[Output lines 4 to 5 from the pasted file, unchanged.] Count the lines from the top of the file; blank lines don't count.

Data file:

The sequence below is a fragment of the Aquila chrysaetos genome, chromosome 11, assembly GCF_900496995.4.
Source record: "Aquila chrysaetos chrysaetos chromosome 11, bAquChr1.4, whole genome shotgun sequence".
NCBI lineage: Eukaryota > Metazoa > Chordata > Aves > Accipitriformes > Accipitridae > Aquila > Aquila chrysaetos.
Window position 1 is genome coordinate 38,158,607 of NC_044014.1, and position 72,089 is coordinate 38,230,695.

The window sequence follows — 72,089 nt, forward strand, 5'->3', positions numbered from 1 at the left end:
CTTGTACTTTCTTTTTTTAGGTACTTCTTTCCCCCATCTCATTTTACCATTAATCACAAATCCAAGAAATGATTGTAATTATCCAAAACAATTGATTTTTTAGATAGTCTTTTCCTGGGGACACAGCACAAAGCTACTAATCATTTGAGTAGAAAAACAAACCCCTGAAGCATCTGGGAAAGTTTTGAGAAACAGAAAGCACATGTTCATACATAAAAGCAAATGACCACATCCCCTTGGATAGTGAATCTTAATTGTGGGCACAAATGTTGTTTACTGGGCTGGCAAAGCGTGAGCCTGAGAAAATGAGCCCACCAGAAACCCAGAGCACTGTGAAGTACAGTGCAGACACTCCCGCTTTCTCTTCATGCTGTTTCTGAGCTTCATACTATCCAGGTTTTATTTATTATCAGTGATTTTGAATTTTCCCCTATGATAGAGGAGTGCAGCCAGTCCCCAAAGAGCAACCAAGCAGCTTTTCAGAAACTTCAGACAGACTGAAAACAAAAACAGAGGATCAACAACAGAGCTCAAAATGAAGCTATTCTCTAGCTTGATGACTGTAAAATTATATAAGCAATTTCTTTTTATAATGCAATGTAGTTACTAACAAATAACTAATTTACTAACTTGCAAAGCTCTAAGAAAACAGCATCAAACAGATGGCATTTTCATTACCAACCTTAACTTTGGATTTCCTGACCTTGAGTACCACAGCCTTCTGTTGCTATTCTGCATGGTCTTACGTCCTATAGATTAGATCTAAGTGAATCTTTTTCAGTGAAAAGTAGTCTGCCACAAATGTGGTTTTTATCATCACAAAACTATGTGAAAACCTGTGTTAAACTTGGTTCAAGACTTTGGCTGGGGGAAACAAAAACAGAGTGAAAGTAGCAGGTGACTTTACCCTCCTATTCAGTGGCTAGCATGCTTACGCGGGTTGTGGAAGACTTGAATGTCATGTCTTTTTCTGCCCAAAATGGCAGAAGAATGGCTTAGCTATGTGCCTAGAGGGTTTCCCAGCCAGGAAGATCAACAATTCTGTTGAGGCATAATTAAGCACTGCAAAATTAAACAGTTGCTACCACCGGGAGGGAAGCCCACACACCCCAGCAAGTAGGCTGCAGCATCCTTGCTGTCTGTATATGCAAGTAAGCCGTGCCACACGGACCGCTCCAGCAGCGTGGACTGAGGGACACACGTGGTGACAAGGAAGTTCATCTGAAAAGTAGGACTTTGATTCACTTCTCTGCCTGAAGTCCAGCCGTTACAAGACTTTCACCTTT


Window position 1 is genome coordinate 38,158,607 of NC_044014.1, and position 72,089 is coordinate 38,230,695.

The window sequence follows — 72,089 nt, forward strand, 5'->3', positions numbered from 1 at the left end: